Renal hypertrophy is an early sign of diabetic nephropathy. At 23 weeks of age, absolute kidney weights were significantly increased in all diabetic animals compared with those of nondiabetic controls (Fig. 6C, db/wt). However, no significant differences were observed among the diabetic experimental groups. The ratio of kidney weight over total body weight (Fig. 6D) suggested significant renal hypertrophy only in transgenic diabetic mice (db/db CN1+). However, the ratio failed to demonstrate renal hypertrophy in normal diabetic db/db mice (db/db water). It was concluded that kidney-to-body weight ratios are not a suitable parameter in this model because body weights were significantly affected by modulation of l-carnosine serum levels, as shown in Fig. 3C.
Finally, mesangial expansion as a sign for diabetic nephropathy was assessed. A representative example for “no mesangial expansion” is shown in Fig. 6G (control) and for “significant mesangial expansion” in Fig. 6H (mes. expansion). In agreement with the results described above, mesangial expansion was present in all three diabetic groups (Fig. 6F) compared with nondiabetic db/wt mice, but no significant differences between any of the diabetic groups could be detected in this mouse model.
In this study, an association of CN1 activity with diabetic disease, previously identified in human diabetic patients (6), was confirmed in a type 2 diabetes mouse model. This association was mediated by the substrate of CN1, l-carnosine. Interestingly, in the type 2 diabetes db/db mouse model described here, l-carnosine primarily affected glucose metabolism. l-carnosine serum levels did not significantly affect diabetic nephropathy, as suggested by an initial genetic study in human patients (6).
The results of this study contribute significantly to our understanding of the genetic association in humans. In humans, the “high-risk” group of patients carried more efficient signal peptides within the hCN1 gene (i.e., with more than five leucines), resulting in higher CN1 activity and lower l-carnosine levels with the serum (6). Consistent with the human data, hCN1 transgenic diabetic mice with lower l-carnosine serum levels were affected by more severe diabetic disease in this study. In a different experimental approach in this study, l-carnosine levels were artificially raised in db/db mice and associated with improved glucose metabolism. This indicates that the human genetic association between CN1 activity and diabetes complications is a consequence of a primary effect on glucose metabolism and that hCN1 is a modifier gene for diabetic disease. A direct effect of the quality of control on glucose metabolism and late diabetes complications has been established in human patients (19,20). In the initial study by Janssen et al. (6), metabolic control of diabetic disease was evaluated during the later stages of diabetes (i.e., after >15 years). It is possible that the higher prevalence of diabetes complications in the high-risk group of human diabetic patients reflected poor metabolic control of diabetes in this group (6).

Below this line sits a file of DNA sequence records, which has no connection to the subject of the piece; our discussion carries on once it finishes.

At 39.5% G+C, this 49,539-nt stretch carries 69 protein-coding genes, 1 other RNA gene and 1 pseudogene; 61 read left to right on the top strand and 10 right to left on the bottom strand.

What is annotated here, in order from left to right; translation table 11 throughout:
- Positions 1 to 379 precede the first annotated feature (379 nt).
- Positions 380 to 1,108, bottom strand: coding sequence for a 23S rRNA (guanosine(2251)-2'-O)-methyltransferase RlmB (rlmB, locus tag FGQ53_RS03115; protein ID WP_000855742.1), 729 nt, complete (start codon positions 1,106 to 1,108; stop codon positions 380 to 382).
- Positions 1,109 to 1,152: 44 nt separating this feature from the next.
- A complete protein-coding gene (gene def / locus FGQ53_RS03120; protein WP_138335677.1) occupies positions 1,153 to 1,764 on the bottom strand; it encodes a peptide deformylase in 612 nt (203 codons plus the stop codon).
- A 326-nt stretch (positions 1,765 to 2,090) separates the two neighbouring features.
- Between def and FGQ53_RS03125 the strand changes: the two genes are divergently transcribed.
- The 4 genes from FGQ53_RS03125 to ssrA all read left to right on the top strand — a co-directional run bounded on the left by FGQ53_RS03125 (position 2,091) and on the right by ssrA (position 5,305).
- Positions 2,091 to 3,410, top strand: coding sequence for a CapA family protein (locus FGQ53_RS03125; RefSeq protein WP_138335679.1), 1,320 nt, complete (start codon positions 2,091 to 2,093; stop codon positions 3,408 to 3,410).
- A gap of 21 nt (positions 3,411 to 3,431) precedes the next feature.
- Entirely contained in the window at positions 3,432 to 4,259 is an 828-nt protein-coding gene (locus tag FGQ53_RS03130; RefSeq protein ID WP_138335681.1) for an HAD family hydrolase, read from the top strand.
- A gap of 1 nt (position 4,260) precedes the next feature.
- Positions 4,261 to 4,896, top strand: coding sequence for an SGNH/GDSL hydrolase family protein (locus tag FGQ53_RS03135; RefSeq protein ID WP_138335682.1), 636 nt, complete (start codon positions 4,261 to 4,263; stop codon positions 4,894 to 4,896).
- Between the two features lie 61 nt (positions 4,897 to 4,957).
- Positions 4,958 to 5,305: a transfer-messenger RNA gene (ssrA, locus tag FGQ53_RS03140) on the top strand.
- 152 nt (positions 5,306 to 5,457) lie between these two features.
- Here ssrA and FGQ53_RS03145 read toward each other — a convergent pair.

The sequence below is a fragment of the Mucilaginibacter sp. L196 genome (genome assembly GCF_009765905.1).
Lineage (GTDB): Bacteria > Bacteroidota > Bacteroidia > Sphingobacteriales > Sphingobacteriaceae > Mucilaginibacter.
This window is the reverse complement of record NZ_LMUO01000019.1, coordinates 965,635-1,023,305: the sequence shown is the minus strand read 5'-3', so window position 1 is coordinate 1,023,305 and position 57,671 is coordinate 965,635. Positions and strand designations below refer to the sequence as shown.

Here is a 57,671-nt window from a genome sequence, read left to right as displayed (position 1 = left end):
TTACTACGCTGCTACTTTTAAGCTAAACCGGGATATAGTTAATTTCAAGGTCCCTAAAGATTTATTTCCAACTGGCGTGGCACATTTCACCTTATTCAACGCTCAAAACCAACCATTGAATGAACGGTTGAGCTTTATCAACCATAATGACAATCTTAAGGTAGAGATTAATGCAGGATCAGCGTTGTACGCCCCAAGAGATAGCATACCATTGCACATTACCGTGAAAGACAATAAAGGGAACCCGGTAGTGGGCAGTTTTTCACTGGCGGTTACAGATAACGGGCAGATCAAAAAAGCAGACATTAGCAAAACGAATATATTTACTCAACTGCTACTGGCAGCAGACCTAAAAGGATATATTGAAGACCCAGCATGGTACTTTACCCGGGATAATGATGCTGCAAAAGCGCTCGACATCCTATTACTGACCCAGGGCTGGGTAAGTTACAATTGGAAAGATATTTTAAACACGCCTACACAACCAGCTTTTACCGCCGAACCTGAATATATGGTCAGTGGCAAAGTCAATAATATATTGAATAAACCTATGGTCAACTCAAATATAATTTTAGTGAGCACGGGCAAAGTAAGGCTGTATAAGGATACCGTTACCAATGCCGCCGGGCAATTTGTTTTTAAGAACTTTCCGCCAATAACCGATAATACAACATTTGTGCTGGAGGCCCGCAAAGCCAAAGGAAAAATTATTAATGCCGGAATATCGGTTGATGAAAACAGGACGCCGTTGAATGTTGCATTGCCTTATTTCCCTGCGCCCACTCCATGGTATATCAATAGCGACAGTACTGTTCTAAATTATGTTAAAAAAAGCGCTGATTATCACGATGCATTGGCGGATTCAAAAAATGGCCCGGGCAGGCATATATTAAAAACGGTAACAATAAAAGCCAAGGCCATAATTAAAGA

Further support that hCN1 activity modifies glucose metabolism in human patients comes from a study that performed a genome scan for loci associated with increased FPG levels in families afflicted in part by obesity (21). Significant linkages were found with a trait located at chromosome 18q22 (logarithm of odds 4.4–6.6), the region where CNDP1 (hCN1) is located with ∼150 other genes. No correlation of the identified locus and BMI was observed by Li et al. (21), supporting that decreased body weights in hCN1 transgenic mice were primarily a consequence of calorie loss in the urine in this study.